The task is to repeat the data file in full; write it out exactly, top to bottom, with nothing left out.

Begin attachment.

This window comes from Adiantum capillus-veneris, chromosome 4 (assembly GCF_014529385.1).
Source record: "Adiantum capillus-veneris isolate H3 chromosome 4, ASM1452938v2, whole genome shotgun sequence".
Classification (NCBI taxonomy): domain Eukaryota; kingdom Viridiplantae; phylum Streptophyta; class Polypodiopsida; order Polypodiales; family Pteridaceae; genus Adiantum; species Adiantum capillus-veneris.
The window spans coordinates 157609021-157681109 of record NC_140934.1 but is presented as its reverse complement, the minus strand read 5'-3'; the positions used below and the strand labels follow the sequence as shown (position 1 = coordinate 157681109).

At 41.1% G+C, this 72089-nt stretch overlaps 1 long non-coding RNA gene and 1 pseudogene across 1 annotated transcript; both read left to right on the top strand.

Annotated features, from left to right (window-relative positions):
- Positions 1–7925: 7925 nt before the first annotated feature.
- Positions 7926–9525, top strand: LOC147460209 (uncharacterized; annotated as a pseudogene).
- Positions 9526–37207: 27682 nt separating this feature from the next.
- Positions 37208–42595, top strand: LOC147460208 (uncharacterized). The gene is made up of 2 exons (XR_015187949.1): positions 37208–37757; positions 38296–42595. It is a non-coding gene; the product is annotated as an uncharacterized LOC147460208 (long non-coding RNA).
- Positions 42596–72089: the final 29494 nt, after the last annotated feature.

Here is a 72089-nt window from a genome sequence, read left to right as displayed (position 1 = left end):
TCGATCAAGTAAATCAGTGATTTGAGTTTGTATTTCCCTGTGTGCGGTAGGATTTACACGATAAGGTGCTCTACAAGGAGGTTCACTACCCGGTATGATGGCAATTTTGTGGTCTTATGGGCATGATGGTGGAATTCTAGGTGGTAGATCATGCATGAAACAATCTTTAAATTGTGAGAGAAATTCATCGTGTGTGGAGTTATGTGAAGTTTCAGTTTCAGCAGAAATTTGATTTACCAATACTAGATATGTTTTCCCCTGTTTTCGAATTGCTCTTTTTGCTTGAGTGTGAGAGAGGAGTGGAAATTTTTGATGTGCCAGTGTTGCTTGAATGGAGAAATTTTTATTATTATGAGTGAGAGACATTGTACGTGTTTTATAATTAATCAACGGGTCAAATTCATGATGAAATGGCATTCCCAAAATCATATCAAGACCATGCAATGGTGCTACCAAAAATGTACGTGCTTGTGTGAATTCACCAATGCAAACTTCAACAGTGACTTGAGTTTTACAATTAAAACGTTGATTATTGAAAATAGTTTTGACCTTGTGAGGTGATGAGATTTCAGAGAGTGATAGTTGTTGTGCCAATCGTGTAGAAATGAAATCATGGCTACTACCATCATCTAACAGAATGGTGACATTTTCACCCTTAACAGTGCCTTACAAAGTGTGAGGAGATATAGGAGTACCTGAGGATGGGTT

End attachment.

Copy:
This window comes from Adiantum capillus-veneris, chromosome 4 (assembly GCF_014529385.1).
Source record: "Adiantum capillus-veneris isolate H3 chromosome 4, ASM1452938v2, whole genome shotgun sequence".
Classification (NCBI taxonomy): domain Eukaryota; kingdom Viridiplantae; phylum Streptophyta; class Polypodiopsida; order Polypodiales; family Pteridaceae; genus Adiantum; species Adiantum capillus-veneris.
The window spans coordinates 157609021-157681109 of record NC_140934.1 but is presented as its reverse complement, the minus strand read 5'-3'; the positions used below and the strand labels follow the sequence as shown (position 1 = coordinate 157681109).

At 41.1% G+C, this 72089-nt stretch overlaps 1 long non-coding RNA gene and 1 pseudogene across 1 annotated transcript; both read left to right on the top strand.

Annotated features, from left to right (window-relative positions):
- Positions 1–7925: 7925 nt before the first annotated feature.
- Positions 7926–9525, top strand: LOC147460209 (uncharacterized; annotated as a pseudogene).
- Positions 9526–37207: 27682 nt separating this feature from the next.
- Positions 37208–42595, top strand: LOC147460208 (uncharacterized). The gene is made up of 2 exons (XR_015187949.1): positions 37208–37757; positions 38296–42595. It is a non-coding gene; the product is annotated as an uncharacterized LOC147460208 (long non-coding RNA).
- Positions 42596–72089: the final 29494 nt, after the last annotated feature.

Here is a 72089-nt window from a genome sequence, read left to right as displayed (position 1 = left end):
TCGATCAAGTAAATCAGTGATTTGAGTTTGTATTTCCCTGTGTGCGGTAGGATTTACACGATAAGGTGCTCTACAAGGAGGTTCACTACCCGGTATGATGGCAATTTTGTGGTCTTATGGGCATGATGGTGGAATTCTAGGTGGTAGATCATGCATGAAACAATCTTTAAATTGTGAGAGAAATTCATCGTGTGTGGAGTTATGTGAAGTTTCAGTTTCAGCAGAAATTTGATTTACCAATACTAGATATGTTTTCCCCTGTTTTCGAATTGCTCTTTTTGCTTGAGTGTGAGAGAGGAGTGGAAATTTTTGATGTGCCAGTGTTGCTTGAATGGAGAAATTTTTATTATTATGAGTGAGAGACATTGTACGTGTTTTATAATTAATCAACGGGTCAAATTCATGATGAAATGGCATTCCCAAAATCATATCAAGACCATGCAATGGTGCTACCAAAAATGTACGTGCTTGTGTGAATTCACCAATGCAAACTTCAACAGTGACTTGAGTTTTACAATTAAAACGTTGATTATTGAAAATAGTTTTGACCTTGTGAGGTGATGAGATTTCAGAGAGTGATAGTTGTTGTGCCAATCGTGTAGAAATGAAATCATGGCTACTACCATCATCTAACAGAATGGTGACATTTTCACCCTTAACAGTGCCTTACAAAGTGTGAGGAGATATAGGAGTACCTGAGGATGGGTT